Skillsoft, one of the largest training companies in the world, is like a cat with nine lives. And this week it went public, for the second or third time.
What? Let me try to explain.
In the early days of e-learning (circa 2000), Skillsoft was the first online learning company focused on softskills. Hence the name. It was an innovative time and companies like Skillsoft, NetG, DigitalThink, and others defined the online learning market.
Skillsoft, which was run by a very strong team of sales leaders, outgrew most of the competition and started buying companies. And over time they acquired NetG, Books24x7, ElementK, MindLeaders, Vodeclic, SumTotal (one of the largest LMS companies), and most recently Global Knowledge. (I left out some smaller content companies.)
Along the way the company grew exponentially (sales teams all over the world) and the company went public, then later was acquired, and then took on debt, and was then recapitalized and is now public again. (There were a few other financial backflips along the way.) The original management team has all retired (a few like John Ambrose are still doing great things), and a whole new team came in. And these guys are ready to grow.
The company now boasts the largest library of content in the world (more than 10,000 titles, 40,000 books, and thousands of certification programs), a highly refined and modern learning platform (Percipio), and a very deep expertise in technical and professional training, compliance training, industry training, and many forms of credential, certification, badging, and compliance.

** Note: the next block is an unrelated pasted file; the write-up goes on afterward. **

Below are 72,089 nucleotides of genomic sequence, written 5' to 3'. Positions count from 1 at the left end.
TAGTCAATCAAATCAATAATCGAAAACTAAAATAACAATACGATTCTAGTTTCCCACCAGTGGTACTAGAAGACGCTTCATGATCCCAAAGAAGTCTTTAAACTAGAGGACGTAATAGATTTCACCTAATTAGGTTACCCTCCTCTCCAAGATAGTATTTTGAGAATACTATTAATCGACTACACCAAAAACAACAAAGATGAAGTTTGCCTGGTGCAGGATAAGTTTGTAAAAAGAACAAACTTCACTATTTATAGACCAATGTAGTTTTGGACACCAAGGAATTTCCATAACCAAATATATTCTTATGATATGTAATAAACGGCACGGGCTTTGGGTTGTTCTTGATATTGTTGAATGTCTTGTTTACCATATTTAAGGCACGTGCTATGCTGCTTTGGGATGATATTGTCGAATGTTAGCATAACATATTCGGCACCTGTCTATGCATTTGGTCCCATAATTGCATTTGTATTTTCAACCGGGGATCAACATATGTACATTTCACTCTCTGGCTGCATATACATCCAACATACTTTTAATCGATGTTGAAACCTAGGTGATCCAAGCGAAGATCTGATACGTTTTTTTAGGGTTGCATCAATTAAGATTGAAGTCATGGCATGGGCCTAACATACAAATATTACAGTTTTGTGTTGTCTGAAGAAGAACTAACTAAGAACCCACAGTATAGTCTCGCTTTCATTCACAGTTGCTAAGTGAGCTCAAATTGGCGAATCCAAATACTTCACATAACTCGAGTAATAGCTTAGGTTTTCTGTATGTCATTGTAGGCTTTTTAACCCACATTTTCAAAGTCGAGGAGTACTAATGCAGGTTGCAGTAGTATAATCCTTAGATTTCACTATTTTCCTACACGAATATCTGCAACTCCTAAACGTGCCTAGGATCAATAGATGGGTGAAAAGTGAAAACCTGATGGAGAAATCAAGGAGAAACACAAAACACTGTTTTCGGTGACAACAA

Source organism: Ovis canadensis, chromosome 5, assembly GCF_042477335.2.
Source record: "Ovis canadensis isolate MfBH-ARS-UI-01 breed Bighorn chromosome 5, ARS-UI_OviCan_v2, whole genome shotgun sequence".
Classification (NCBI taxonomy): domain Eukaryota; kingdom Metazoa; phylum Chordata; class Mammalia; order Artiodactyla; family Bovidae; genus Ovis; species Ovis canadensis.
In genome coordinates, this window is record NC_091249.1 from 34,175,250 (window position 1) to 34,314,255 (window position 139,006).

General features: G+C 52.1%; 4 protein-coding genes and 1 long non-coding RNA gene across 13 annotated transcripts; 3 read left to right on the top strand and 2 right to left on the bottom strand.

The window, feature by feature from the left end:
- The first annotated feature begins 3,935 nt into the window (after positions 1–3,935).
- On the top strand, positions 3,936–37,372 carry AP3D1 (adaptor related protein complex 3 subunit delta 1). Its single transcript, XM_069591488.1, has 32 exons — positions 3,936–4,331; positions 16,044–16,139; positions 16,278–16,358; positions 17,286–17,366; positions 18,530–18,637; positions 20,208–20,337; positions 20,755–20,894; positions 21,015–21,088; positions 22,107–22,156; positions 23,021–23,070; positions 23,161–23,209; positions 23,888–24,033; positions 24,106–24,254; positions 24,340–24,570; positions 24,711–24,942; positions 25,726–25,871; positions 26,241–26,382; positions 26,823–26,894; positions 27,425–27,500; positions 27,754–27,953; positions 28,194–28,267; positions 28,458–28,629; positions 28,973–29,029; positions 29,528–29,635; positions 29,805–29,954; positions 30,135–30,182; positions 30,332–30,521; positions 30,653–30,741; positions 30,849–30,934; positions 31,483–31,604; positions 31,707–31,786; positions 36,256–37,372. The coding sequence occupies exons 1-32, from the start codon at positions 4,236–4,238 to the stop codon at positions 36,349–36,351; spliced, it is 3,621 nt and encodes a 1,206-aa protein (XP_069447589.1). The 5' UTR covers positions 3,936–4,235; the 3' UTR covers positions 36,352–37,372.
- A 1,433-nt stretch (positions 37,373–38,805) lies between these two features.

Today, now that the company is public again, you can see that the company generates near $700 Million in revenue (which makes it the #1 corporate online learning provider) and generates almost 35% in net income. The new management team, led by Jeffrey Tarr, has created a financial powerhouse that generates lots of cash for acquisitions. So you can expect Skillsoft to buy up a lot more companies.
(All you smaller content companies, you may want to get friendly with Skillsoft.)
As I explained recently, this puts Skillsoft on a growth trajectory as well. So for those of you looking for a large library of online learning for your company, Skillsoft can be a good bet.
Some of the statistics are pretty impressive:
- The corporate online learning market is roughly $10B in size and highly fragmented, and only about 25% fully penetrated by packaged providers (much is custom).
- Skillsoft has 180,000 courses and content objects, in a wide variety of formats (recently redesigned completely, 35% in the last year).
- The company offers branded content from MIT (Sloan), Mayo Clinic (health), and almost every leadership topic you can imagine.
- Skillsoft’s new Aspire Journeys are the equivalent of credentialed learning journeys and the company is building them in every professional domain.
- Percipio is now a highly competitive platform with features competitive with Degreed, EdCast, LinkedIn LearningHub.
Of course, the content market has not been standing still. Hypergrowth companies like Udemy, Coursera, Pluralsight, LinkedIn Learning, Harvard Publishing, and hundreds of smaller vendors in every domain (including Cornerstone) compete with Skillsoft. And new formats like VR (Strivr, for example) now offer what I call “Extraordinary Experiences” in learning and are growing at triple-digit rates.
But now that Skillsoft has its financial ship in healthy shape, the company can innovate and grow again so we should expect much more to come. And that includes acquisitions, new content areas, and lots of new platform features.
I’ll be following Skillsoft closely in the months ahead: this is a company with ambition, a new brand, and a completely refreshed technology base. If you’re a global company with lots of training needs, I think you’ll find Skillsoft worth a good look.